that is activated by visual scenes and backgrounds
oExample: ability to identify natural and man-made scenes like beaches, forests,
deserts, cities, markets and rooms BUT cannot recognize the objects that go w/ these
scenes, like benches in the part
Ventral stream: Perception of colour
www.notesolution.com

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Description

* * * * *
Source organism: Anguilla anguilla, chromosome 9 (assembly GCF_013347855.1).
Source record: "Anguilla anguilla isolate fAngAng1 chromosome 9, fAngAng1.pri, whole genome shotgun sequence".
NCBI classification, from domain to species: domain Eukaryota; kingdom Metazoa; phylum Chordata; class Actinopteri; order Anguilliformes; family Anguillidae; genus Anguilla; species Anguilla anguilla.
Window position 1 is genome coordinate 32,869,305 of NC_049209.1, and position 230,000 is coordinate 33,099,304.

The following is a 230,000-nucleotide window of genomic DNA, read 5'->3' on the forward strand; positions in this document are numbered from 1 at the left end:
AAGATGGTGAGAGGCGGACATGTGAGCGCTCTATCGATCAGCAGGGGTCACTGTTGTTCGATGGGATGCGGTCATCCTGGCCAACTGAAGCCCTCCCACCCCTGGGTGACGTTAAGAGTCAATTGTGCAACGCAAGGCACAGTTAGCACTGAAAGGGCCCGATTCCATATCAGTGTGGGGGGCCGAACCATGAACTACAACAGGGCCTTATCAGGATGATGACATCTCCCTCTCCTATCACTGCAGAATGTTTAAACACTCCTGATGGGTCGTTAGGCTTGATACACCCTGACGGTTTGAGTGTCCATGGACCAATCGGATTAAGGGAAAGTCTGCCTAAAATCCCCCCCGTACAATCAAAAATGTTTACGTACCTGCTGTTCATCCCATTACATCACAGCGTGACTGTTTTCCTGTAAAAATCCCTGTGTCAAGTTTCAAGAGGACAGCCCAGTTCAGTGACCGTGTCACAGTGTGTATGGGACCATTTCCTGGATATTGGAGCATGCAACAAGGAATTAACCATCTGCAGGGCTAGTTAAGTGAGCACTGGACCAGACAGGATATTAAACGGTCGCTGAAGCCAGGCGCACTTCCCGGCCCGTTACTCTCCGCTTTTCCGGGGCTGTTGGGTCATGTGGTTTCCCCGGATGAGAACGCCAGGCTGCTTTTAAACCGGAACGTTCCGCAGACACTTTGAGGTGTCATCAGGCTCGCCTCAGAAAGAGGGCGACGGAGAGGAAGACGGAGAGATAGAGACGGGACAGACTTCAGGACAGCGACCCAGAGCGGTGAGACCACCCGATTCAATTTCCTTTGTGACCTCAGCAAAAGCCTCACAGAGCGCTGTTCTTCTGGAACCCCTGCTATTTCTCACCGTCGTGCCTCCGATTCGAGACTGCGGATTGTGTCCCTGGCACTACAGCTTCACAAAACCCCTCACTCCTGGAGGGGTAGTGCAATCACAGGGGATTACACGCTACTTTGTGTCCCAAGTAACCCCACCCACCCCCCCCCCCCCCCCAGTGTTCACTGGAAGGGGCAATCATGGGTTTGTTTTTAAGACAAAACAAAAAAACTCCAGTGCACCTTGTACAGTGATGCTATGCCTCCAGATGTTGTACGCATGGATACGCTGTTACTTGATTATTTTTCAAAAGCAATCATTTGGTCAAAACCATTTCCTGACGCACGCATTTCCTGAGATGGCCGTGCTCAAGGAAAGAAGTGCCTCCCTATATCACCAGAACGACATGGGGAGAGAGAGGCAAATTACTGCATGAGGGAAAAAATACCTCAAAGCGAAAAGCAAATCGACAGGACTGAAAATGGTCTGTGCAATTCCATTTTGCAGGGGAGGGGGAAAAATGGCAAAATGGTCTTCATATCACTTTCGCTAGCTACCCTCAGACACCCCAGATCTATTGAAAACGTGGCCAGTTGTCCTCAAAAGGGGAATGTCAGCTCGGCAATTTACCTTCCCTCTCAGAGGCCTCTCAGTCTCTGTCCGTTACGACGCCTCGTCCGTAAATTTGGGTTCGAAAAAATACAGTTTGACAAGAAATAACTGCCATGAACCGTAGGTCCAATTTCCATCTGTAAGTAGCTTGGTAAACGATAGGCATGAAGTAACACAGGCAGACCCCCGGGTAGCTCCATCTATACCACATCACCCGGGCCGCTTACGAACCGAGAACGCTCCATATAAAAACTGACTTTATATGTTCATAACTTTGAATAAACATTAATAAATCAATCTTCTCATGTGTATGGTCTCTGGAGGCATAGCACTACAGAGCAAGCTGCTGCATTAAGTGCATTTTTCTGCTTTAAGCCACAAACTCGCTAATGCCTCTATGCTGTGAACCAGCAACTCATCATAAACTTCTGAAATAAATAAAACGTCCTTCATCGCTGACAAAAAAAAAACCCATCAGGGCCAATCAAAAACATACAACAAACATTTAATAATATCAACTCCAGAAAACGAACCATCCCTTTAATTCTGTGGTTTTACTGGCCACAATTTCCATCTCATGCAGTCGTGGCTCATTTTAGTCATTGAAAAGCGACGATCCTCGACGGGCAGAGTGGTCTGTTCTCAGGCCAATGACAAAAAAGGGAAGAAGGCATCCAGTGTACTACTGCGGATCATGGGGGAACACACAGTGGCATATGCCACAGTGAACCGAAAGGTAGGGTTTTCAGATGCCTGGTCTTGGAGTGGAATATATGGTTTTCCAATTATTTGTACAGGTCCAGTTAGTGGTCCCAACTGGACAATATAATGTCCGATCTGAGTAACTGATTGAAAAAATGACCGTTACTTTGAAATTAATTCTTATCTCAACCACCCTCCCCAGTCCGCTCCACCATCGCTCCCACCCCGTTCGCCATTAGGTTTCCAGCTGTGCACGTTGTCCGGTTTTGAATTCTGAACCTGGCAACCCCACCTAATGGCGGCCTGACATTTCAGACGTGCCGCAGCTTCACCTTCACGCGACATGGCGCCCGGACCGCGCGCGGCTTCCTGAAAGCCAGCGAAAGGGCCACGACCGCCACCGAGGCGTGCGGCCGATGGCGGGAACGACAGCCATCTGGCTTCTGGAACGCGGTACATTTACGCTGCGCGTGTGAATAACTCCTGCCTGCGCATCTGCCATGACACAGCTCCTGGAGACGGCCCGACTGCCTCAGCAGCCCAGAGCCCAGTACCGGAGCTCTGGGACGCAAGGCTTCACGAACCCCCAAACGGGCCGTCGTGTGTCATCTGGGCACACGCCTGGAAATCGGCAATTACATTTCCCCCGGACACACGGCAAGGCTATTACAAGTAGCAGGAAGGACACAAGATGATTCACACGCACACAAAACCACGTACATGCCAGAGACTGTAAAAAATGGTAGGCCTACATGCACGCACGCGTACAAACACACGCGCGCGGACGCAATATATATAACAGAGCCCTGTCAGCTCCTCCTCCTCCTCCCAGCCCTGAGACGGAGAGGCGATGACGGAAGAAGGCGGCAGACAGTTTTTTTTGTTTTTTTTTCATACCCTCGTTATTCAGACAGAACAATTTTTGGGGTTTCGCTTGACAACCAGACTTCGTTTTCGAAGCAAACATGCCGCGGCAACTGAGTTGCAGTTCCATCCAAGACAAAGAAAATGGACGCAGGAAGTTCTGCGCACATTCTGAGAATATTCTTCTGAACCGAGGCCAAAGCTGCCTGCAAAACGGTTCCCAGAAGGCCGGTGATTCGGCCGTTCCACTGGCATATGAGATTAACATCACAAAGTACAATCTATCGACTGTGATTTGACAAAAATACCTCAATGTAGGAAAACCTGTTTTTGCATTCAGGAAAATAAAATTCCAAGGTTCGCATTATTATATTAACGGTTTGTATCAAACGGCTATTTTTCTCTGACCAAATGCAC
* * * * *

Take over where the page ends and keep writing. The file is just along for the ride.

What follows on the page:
Chapter 6- Perception Limitations of perception: we can hear and smell things but we cannot locate where it is o Our perspective is limited to what we think and it the only one we have o If we could see P.O.V from another person Vision received the most attention from psychologist bc most important to humans Perception: process which we recognize what is represented by the information provided by our sense organs gives unity and coherence to this input o Rapid, automatic, unconscious process Example: we dont just see the cylinder, then the glass cup; we just perceive it as the glass. Distinction btw sensation and perception is hard to distinguish Brain Mechanisms of Visual Perception Visual perception= hierarchy of information processing * info that is sent from the eyes to the thalamus is then sent to the primary visual cortex, located in the middle of the occipital lobes, back of the brain THE PRIMARY VISUAL CORTEX Research in the thalamus and primary visual cortex lead to knowledge of visual analysis HUBLE & WEISEL: insert microelectrodes (small wires) in cats and monkeys; it detects axn potentials in certain areas of the brain to see which gave most response. Conclusion: geography of visual field is retained in the primary visual cortex like a map Module: block of tissue approx 0.5x 0.7mm each w 150 000 neuron that receive info from the same group of receptor cells in retina = about 2500 modules in primary visual cortex o Bunch of tiles working with one another processing the same information Receptive field: part of visual field which what we see (visual stimuli) will produce different firing rates of a particular neuron o Example: some circuits detect presence of lines pass through based on the angle of the line o Others detect mvment of lines and direction of mvments o Others detect lines colours Neurons respond most when line is at 50 degrees The different degrees that images are on the retina; Respond less at 70 or 30 degrees when the line is passing through receptive field Info from primary is sent to 2 levels parietal (visual association cortex) and temporal area (2 level of association in the cortex) www.notesolution.com